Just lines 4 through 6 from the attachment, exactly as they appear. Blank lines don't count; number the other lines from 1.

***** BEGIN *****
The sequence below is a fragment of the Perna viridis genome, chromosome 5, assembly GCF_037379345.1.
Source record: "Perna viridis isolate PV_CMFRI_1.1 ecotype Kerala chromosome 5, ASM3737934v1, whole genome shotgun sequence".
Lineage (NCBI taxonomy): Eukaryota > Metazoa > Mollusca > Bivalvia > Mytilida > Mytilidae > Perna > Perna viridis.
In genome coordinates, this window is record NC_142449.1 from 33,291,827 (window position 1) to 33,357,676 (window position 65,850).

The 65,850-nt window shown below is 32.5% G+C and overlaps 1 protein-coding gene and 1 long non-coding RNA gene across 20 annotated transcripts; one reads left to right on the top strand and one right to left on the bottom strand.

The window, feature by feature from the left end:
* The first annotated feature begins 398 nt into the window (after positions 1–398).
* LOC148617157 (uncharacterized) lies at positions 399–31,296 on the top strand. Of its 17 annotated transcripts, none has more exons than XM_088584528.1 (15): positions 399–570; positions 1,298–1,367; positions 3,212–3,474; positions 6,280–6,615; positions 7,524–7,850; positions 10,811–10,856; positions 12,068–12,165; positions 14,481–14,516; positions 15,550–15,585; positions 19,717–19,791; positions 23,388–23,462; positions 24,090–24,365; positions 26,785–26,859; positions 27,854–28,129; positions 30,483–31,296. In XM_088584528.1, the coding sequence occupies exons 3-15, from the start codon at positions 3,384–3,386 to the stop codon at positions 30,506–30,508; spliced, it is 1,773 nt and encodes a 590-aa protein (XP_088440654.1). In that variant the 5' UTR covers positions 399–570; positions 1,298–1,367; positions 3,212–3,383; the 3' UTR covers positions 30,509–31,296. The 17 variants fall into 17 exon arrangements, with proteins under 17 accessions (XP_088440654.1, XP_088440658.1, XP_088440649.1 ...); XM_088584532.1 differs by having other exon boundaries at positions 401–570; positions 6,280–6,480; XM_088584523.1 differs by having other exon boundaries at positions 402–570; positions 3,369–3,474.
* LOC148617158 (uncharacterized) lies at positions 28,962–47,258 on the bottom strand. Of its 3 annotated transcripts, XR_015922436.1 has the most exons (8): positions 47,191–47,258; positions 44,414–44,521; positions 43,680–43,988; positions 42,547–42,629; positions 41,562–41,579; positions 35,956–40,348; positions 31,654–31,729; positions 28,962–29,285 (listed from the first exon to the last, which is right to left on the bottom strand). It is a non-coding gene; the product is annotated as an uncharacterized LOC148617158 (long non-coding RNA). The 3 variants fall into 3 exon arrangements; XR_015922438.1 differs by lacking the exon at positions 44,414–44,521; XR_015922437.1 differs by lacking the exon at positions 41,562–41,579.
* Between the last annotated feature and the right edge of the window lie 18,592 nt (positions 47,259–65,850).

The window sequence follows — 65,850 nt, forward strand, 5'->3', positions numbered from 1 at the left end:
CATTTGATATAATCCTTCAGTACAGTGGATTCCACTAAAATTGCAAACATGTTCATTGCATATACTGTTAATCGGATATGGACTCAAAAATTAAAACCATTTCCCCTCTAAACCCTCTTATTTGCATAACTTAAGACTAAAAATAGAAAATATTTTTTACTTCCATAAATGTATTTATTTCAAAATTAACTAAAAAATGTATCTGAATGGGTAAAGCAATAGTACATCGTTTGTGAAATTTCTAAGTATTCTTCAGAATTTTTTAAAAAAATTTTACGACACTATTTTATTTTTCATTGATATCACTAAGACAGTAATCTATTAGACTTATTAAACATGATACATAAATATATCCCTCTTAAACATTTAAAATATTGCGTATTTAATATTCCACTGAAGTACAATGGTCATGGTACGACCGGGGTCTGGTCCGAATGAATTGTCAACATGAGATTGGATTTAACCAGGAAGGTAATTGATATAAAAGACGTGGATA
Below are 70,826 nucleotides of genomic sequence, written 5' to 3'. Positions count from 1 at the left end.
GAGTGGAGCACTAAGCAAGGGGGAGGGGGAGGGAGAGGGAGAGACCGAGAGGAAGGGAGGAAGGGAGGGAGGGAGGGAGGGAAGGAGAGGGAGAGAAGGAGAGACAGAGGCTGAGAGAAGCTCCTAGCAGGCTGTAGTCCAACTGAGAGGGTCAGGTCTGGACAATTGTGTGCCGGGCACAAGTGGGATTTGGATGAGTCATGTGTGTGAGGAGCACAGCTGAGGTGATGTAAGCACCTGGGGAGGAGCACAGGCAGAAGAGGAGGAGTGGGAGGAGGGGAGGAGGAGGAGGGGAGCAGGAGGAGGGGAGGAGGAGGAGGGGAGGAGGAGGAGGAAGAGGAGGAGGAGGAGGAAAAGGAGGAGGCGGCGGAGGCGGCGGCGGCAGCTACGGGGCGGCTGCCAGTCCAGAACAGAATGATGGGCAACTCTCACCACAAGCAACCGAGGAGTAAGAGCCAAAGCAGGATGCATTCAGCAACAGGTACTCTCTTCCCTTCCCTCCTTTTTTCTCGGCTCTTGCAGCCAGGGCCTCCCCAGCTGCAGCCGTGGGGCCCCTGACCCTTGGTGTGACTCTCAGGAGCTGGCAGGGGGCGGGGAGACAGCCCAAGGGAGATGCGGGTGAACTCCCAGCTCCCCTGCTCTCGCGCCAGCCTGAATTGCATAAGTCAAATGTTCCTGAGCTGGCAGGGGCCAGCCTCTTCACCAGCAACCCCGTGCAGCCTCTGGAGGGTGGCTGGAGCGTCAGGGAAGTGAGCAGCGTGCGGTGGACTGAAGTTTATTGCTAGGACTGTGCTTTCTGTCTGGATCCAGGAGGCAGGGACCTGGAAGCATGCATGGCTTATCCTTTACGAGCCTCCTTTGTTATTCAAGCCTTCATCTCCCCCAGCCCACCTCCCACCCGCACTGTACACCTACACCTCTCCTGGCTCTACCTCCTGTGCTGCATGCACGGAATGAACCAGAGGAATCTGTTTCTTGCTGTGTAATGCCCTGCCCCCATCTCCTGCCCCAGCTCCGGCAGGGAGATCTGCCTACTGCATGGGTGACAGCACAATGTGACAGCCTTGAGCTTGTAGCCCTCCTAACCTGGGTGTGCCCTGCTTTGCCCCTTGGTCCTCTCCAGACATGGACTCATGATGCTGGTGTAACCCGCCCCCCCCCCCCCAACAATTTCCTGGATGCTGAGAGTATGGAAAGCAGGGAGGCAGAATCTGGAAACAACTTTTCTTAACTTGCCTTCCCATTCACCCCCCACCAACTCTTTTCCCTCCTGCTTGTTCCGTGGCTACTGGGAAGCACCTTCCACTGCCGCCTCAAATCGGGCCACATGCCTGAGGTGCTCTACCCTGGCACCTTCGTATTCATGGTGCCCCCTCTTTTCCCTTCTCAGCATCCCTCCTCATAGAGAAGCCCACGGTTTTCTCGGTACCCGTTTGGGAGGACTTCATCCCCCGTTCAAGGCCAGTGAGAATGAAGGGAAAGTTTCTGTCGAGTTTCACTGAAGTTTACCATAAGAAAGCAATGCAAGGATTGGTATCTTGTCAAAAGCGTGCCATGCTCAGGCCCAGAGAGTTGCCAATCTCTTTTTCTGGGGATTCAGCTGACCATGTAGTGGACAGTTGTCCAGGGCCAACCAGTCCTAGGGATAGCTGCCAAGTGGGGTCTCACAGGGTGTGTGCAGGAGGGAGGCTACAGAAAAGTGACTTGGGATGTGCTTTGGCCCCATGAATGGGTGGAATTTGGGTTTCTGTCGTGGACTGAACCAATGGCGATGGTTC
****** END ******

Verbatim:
In genome coordinates, this window is record NC_142449.1 from 33,291,827 (window position 1) to 33,357,676 (window position 65,850).

The 65,850-nt window shown below is 32.5% G+C and overlaps 1 protein-coding gene and 1 long non-coding RNA gene across 20 annotated transcripts; one reads left to right on the top strand and one right to left on the bottom strand.

The window, feature by feature from the left end: